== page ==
Home Food Preservation

By Patrice Powers-Barker, OSU Extension, Lucas County
The Truth Contributor

Although home food preservation like canning, freezing, and drying is very popular in the summer with local vegetable gardens and farm market produce, home food preservation can happen throughout the year. September is a great time to think about home food preservation. What local foods do you and your family enjoy? Are there ways that you can preserve it to enjoy later in the year?

As with any food preparation, food safety is an important step for home food preservation. Basic recommendations include sanitizing countertops and spaces where food will be prepared and washing hands with soap and water. For home food preservation, it is recommended that you follow all the steps of updated, researched recipes. The National Center for Home Food Preservation is a good resource. Nchfp.uga.edu

What foods should be preserved?  First, make sure it’s a food that you use and like. If no one in your household likes applesauce, then it doesn’t make sense to make it and preserve it even if there is a great price on apples at the store. There are many reasons why people choose to preserve their own food. Some of these examples are to use an abundance of food from the garden, or for health and wellness such as choosing low-sodium options, or they preserve food because it’s a tradition.

Although home food preservation can be a large undertaking, from collecting all the ingredients, supplies and equipment and time invested, the good news is that there are many ways to do home food preservation on a small scale. For example, cooking a larger amount of a favorite meal and preserving part of it in a freezer safe container for a meal later is a basic example of freezing food. A larger scale example of freezing food might be buying a large amount of meat at a good price and freezing it for the year. In this example, in addition to the cost of a larger freezer, it might make sense to invest in a generator as well for times when the electricity goes out. Some people also invest in additional equipment like a food vacuum sealer. This might be a good investment when storing large amounts of food in the freezer. If you are storing smaller amounts, look for freezer containers or zip-top bags that are designed for the freezer.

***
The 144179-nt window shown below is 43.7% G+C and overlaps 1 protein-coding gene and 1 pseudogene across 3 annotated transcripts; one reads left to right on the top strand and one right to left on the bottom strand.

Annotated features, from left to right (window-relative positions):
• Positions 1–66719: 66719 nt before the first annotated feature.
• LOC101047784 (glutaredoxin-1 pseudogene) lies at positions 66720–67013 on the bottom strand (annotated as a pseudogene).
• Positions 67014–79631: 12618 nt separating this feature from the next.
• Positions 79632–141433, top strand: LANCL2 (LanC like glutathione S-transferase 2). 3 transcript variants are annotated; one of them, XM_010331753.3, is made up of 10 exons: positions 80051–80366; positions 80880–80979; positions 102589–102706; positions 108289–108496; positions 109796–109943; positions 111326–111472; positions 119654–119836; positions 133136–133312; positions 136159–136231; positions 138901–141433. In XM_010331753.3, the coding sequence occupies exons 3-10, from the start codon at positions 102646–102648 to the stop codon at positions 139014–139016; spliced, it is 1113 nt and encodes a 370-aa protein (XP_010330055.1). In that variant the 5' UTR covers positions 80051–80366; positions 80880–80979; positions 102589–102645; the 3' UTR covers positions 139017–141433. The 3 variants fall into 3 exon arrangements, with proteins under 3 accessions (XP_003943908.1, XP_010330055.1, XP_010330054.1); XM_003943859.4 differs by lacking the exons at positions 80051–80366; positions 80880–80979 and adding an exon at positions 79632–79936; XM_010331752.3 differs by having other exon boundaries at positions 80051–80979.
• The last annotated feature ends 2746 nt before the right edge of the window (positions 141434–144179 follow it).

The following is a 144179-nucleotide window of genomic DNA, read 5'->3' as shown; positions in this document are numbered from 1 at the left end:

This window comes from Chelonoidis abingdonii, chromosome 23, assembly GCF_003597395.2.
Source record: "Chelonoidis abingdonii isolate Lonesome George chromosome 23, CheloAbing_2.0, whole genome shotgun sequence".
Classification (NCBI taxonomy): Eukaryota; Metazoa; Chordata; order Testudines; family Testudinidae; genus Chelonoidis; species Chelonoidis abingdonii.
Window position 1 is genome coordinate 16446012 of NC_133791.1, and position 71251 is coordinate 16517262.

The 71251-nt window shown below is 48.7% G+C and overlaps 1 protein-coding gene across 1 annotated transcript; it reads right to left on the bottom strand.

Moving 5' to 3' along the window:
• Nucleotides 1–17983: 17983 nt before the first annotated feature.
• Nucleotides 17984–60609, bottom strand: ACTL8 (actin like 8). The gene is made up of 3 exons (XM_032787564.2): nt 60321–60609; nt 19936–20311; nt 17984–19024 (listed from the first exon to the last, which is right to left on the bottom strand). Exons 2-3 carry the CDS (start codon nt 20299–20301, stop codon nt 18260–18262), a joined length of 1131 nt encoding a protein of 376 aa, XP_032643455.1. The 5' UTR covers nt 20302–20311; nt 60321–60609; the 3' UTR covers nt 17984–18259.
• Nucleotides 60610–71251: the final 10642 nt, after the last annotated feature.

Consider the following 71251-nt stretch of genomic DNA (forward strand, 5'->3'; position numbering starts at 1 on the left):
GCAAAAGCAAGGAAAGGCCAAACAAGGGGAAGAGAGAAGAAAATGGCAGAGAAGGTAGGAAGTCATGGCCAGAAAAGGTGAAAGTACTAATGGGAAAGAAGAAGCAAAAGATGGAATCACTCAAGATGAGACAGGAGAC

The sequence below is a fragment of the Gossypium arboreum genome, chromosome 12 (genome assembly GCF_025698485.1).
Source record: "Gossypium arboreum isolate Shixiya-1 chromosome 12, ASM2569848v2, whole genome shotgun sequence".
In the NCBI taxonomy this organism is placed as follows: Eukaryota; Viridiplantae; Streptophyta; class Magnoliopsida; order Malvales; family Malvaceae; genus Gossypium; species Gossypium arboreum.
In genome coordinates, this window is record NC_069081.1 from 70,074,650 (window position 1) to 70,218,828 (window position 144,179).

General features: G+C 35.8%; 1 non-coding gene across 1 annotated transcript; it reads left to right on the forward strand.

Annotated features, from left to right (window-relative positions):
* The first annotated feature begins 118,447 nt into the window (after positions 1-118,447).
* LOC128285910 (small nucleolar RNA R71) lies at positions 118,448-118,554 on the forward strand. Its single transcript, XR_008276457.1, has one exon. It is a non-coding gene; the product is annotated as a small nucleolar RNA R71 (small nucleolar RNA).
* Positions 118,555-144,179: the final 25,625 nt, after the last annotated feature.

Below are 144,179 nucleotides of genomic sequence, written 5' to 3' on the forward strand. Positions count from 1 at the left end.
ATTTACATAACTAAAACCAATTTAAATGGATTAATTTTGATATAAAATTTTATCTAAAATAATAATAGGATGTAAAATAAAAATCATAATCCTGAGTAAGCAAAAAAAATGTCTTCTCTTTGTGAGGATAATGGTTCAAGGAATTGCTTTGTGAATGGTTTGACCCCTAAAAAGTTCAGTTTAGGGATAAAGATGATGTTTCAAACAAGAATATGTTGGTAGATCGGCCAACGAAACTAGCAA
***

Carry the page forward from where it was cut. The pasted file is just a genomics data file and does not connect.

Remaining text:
For canning, it could be as simple as using an updated, researched recipe for four pint sized canning jars in a boiling water bath. For example, the National Center for Home Food Preservation’s book, “So Easy to Preserve” Sixth Edition (2014) has a recipe for Chow-Chow that makes about 4-pint jars or a recipe for Tomatillo Green Salsa that makes about five-pint jars. On a large scale, some people preserve many kinds of food and use a pressure canner for safe canning of vegetables and meats. The water bath canner can be used safely for updated, research based acidic recipes like salsas, fruits, pickled vegetables, etc. For all low acid foods like vegetables and meats, the pressure canner is the only safe way to raise the temperature high enough for safe processing and storage.

If you have any questions about food safety, either email or call Patrice at the OSU Extension, Lucas County office at powers-barker.1@osu.edu or 419-574-0983. OSU Extension staff are often out in the county offering programming so if you get voice mail, please leave a message. The OSU Extension, Lucas County office also offers testing of pressure canner gauges for $5. Please use the contact information above to make an appointment to have your pressure canner gauge tested at our office at the Toledo Botanical Gardens.

Join us! OSU Extension, Lucas County is offering a free class, “Basic Home Food Preservation: Deciding What’s Best for You” on Monday September 25th, 2023, from 6:00pm – 7:30pm at the Walbridge Park Community Building, 2761 Broadway Street, Toledo, Ohio, 43609. This class is free but please register online at go.osu.edu/LucasCanning or call and leave a message for Patrice at 419-574-0983.

This introductory class for home food preservation will help you decide what works best for you and your kitchen. This class will cover basic food safety principles, review ways to safely preserve different types of foods and help you know where to access current information for successful home food preservation.